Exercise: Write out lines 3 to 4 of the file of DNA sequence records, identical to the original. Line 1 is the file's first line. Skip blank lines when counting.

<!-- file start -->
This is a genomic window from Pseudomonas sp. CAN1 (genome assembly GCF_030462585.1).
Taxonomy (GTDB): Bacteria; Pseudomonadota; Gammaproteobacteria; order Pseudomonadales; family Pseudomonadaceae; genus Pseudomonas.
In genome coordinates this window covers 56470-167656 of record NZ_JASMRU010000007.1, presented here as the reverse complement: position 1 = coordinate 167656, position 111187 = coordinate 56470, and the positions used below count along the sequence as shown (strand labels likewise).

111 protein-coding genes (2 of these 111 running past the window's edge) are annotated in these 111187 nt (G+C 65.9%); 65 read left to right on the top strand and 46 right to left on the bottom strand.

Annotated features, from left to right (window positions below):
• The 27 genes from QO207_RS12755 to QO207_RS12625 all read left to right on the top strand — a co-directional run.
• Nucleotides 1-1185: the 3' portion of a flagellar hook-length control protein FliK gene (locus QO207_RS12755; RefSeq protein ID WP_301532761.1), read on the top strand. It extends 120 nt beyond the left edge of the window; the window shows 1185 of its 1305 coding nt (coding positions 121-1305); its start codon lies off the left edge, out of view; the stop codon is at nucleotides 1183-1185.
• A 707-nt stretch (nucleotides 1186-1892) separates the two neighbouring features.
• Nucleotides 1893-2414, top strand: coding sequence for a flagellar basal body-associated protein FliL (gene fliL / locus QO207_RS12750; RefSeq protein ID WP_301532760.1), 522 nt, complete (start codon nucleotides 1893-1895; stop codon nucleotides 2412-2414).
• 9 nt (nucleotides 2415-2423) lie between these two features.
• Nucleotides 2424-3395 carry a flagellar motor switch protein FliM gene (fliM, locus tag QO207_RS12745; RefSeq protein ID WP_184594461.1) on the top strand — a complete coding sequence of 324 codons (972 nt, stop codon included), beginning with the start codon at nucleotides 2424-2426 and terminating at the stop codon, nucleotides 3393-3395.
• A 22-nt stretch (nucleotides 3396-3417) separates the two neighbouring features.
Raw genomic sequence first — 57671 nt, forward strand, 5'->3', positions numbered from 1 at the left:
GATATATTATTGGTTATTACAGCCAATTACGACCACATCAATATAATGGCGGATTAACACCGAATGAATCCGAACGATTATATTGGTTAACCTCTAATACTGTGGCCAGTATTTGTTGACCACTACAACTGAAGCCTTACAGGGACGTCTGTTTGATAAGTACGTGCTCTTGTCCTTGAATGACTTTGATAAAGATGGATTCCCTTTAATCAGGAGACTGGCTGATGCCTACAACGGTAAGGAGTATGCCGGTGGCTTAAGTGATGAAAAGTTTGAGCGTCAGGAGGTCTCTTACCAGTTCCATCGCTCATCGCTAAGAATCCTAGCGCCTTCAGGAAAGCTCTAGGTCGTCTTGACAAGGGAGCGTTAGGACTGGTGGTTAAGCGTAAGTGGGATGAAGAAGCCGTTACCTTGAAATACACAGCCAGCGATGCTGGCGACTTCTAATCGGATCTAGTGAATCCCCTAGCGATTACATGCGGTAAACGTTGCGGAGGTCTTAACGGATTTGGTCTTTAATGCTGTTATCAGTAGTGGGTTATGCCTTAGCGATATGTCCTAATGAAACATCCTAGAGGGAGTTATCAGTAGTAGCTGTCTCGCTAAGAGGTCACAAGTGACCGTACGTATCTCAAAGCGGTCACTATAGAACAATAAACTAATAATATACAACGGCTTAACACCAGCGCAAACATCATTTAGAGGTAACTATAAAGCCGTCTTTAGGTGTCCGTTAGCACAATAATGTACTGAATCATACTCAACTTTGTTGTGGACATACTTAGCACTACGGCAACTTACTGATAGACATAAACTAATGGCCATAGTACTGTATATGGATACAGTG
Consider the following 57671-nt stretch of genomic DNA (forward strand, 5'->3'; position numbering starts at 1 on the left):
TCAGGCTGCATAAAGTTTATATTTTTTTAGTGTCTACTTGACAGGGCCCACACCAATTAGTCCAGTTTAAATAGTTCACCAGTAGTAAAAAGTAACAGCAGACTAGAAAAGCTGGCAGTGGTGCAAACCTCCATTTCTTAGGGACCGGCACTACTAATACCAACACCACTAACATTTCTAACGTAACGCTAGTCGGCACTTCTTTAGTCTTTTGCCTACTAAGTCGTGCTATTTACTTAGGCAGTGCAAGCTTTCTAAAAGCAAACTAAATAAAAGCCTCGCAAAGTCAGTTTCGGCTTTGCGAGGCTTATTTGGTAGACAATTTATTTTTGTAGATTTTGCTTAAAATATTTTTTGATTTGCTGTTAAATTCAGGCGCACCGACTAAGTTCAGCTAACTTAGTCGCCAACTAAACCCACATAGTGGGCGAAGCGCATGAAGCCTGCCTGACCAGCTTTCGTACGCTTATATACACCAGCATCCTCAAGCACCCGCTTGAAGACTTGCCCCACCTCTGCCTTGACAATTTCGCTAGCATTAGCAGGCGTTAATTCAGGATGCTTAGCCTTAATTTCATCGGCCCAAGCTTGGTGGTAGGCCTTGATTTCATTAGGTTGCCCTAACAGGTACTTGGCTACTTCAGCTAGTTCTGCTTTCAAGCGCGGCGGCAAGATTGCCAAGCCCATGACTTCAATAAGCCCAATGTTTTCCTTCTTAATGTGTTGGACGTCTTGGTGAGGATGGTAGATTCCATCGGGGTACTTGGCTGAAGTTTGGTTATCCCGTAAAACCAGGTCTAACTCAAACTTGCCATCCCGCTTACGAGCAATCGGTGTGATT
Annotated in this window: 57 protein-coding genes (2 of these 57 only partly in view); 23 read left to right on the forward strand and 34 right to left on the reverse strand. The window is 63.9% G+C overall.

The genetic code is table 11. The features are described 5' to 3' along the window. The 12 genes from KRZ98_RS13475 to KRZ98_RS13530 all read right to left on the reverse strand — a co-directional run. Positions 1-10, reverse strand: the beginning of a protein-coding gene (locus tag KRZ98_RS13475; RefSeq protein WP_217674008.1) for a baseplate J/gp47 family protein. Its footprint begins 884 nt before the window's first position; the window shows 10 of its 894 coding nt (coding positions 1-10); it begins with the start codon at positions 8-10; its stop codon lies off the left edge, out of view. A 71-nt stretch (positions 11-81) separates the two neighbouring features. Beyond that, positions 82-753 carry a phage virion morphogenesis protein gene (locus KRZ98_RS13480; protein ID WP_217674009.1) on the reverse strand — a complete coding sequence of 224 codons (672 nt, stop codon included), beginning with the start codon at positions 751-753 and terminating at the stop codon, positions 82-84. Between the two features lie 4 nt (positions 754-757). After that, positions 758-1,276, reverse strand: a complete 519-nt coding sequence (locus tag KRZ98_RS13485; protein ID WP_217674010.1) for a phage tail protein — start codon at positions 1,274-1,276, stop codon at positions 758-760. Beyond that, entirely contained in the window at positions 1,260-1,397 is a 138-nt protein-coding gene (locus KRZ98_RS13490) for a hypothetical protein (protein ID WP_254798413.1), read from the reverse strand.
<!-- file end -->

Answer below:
In genome coordinates this window covers 56470-167656 of record NZ_JASMRU010000007.1, presented here as the reverse complement: position 1 = coordinate 167656, position 111187 = coordinate 56470, and the positions used below count along the sequence as shown (strand labels likewise).

111 protein-coding genes (2 of these 111 running past the window's edge) are annotated in these 111187 nt (G+C 65.9%); 65 read left to right on the top strand and 46 right to left on the bottom strand.